Birds of the United Arab Emirates
When I first met Simon Aspinall in 1991, during his initial visit to the United Arab Emirates, we became friends immediately. Not just because he was glowing in his appreciation of my book The Birds of the United Arab Emirates (whose title he obviously liked!), but because he had a quiet knowledge of all things natural and was able to appreciate and identify everything he saw, especially the birds. We soon became close friends and now, exactly 20 years later, he, together with Richard Porter, can be credited with this field guide to all the birds of the UAE.
The book was published just a few weeks before Simon's long illness sadly caught up with him, and following his death it now stands as a tribute to both his courage in the face of adversity and his enthusiasm for and knowledge of Middle East birds. This very quickly produced edition has come about thanks to generous funding from the Environmental Agency in Abu Dhabi. Clearly, that body’s funding opened the way to publish such a book of birds in a country with a relatively low population and virtually no native birdwatchers. It adds to the stack of references on the region's birds and is an offshoot of the second edition of the authors' Birds of the Middle East, published in 2010.
On the face of it, this book appears to be a simple cut and paste version, with all the relevant Middle East bird illustrations by John Gale, Mike Langham and Brian Small rearranged and inserted to make up this guide. There are, though, three extra plates comprising a selection of escapes and introductions, highlighting a trend by UAE residents to bring in a wide selection of exotic birds for their amusement, subsequently allowing many to escape without tags or markings. The text too is very recognisable, but slightly adapted from that in the Middle East guide to suit the UAE.
The book itself has many positive features: the text, maps and illustrations are all readable on the same facing pages, and the field and habitat descriptions are short and generally very accurate. It is a pleasure to find that many of the illustrations of European and Asian migrants are painted in the non-breeding plumages in which they occur in the UAE, although I think that many more first-winter examples would be useful. The unusual eastern subspecies are well covered too.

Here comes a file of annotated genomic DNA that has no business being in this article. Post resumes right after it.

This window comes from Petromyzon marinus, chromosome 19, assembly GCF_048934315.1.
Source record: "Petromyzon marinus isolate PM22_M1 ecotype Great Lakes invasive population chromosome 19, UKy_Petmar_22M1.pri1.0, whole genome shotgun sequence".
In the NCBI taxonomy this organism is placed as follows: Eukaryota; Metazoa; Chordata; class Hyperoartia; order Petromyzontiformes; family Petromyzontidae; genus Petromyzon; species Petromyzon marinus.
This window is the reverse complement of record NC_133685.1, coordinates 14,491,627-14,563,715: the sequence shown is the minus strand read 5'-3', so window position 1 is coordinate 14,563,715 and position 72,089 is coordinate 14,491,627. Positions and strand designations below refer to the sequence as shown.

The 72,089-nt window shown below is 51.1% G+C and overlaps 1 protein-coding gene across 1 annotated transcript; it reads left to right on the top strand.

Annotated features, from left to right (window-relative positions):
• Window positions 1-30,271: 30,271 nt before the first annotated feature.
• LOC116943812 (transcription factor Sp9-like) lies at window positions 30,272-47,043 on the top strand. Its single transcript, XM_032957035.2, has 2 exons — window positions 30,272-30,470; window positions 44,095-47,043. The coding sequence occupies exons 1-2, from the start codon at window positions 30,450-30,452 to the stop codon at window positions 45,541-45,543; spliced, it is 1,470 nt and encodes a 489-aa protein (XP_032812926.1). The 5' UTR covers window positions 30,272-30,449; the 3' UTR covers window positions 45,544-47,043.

It is not always clear from the text how rare some migrant species are, for example whether they have been seen once or 20 times. And I feel the small-scale, Middle East-wide maps don't show the breeding range within the UAE in enough detail; nor is the wintering range shown. They are generally the same as those used in the authors' 2010 Middle East guide. Fortunately, this detailed breeding distribution is known, and covered in some of the reference books listed at the back, including my own book published in 1990. In my opinion the list of UAE references is much too short and doesn't concentrate enough on UAE literature, of which there is a huge amount available.
All 445 species seen in the Emirates are featured, including Grey Hypocolius, Crab Plover, Saunders' Tern and Hume's Wheatear, but incredibly the list is already out of date. Several new species have been added to the in 2011, including Asian Paradise-Flycatcher, Great Stone-curlew, Swinhoe's Storm-petrel and Franklin's Gull. Such is the nature of this dynamic country for birdwatchers, a great place to discover new species or simply to top up your life list – and this is the field guide to take with you on your next trip to the Emirates.
· Birds of the United Arab Emirates by Simon Aspinall and Richard Porter (Christopher Helm, London, 2011).
· 240 pages, 102 colour plates, numerous maps.
· ISBN 9781408152577. Pbk, £24.99.
Available from Birdwatch bookshop